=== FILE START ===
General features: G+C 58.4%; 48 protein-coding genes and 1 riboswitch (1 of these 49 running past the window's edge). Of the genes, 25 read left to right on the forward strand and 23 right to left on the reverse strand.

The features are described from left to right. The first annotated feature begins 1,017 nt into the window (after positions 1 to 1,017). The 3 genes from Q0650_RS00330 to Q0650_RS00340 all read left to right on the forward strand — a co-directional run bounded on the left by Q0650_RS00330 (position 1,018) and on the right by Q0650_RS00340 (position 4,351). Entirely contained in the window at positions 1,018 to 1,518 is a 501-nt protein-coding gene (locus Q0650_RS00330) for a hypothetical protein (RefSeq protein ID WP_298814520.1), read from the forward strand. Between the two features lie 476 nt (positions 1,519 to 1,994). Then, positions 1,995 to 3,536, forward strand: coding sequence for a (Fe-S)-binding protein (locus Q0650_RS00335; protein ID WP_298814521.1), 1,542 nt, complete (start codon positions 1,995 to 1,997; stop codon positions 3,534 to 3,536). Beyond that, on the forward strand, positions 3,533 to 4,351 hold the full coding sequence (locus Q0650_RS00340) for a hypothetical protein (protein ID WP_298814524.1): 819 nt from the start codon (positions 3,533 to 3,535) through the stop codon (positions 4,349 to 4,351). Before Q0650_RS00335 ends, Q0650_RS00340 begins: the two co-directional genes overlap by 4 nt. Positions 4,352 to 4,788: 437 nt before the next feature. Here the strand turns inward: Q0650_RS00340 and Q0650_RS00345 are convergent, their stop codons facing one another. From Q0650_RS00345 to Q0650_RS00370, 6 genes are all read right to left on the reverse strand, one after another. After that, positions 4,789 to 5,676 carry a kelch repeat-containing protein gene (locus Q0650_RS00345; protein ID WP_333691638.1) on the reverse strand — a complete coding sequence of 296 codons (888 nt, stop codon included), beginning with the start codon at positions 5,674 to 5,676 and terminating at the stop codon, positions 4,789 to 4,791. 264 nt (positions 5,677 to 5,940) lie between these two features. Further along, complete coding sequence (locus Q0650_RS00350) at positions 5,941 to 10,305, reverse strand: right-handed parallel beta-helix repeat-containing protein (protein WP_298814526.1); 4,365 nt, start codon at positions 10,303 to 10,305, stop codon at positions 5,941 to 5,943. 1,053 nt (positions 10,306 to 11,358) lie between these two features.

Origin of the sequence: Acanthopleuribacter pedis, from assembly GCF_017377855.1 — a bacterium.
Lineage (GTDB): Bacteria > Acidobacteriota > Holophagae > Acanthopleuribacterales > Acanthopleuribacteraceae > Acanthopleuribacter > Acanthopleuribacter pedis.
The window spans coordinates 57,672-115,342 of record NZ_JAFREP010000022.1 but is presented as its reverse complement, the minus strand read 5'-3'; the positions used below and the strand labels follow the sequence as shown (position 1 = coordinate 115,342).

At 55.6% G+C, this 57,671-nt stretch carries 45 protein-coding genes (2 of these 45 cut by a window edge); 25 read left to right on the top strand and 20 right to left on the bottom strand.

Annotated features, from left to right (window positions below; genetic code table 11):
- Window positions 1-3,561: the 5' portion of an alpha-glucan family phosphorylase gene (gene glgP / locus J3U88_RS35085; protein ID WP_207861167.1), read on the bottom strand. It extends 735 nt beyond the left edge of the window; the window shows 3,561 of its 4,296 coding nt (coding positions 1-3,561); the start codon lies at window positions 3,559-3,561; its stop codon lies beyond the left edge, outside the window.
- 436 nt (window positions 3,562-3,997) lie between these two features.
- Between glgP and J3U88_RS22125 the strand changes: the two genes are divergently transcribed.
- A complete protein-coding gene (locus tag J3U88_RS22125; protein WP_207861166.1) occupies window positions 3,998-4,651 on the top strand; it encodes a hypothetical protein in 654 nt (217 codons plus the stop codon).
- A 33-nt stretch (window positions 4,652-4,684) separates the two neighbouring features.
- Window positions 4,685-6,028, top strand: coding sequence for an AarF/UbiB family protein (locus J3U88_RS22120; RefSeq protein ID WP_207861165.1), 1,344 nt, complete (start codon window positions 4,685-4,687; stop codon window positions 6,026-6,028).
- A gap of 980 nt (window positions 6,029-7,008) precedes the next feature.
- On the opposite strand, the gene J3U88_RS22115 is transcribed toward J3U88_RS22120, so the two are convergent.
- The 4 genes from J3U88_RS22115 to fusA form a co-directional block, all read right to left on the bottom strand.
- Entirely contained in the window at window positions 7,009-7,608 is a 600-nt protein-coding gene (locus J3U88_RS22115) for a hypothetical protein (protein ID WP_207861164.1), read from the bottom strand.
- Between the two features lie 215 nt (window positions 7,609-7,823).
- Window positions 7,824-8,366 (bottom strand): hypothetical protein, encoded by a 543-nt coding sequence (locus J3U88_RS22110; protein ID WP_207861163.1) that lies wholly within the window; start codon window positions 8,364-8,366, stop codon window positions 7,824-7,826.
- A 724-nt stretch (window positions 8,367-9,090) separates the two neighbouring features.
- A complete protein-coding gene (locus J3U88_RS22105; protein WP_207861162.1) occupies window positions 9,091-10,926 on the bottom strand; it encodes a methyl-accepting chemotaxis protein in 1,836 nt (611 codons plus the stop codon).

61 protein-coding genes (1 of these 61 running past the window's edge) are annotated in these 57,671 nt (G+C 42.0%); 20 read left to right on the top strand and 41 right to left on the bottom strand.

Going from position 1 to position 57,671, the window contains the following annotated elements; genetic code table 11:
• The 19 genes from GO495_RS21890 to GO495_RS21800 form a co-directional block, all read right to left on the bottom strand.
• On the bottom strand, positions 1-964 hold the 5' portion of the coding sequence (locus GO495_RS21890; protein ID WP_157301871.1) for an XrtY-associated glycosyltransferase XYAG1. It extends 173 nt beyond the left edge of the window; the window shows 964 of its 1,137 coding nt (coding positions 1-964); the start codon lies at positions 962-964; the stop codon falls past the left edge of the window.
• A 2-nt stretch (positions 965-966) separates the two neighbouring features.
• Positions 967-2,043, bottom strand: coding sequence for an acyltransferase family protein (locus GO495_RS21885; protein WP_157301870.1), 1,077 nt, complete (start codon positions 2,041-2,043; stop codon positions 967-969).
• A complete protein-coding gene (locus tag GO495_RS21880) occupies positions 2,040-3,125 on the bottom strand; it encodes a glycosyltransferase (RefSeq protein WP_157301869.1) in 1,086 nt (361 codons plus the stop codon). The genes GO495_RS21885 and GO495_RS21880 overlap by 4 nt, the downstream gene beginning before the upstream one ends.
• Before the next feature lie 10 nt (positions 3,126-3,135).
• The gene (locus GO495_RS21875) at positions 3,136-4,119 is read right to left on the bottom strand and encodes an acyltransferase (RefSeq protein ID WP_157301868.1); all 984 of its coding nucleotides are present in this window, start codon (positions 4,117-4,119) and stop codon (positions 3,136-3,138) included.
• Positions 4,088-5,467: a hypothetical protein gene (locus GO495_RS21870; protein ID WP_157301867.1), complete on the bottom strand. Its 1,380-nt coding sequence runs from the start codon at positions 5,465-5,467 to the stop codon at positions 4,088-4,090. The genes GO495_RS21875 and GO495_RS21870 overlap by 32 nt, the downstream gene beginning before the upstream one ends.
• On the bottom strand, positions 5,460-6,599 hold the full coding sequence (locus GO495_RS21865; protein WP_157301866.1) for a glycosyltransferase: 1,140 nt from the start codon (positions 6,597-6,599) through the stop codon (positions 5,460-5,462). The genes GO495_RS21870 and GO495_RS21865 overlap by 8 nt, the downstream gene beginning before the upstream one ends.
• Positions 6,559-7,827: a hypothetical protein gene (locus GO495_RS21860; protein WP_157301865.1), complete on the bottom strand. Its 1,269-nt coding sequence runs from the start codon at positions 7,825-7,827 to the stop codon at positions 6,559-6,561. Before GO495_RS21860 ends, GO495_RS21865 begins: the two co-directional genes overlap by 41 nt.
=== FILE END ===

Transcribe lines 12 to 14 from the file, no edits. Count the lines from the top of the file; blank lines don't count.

- A 33-nt stretch (window positions 4,652-4,684) separates the two neighbouring features.
- Window positions 4,685-6,028, top strand: coding sequence for an AarF/UbiB family protein (locus J3U88_RS22120; RefSeq protein ID WP_207861165.1), 1,344 nt, complete (start codon window positions 4,685-4,687; stop codon window positions 6,026-6,028).
- A gap of 980 nt (window positions 6,029-7,008) precedes the next feature.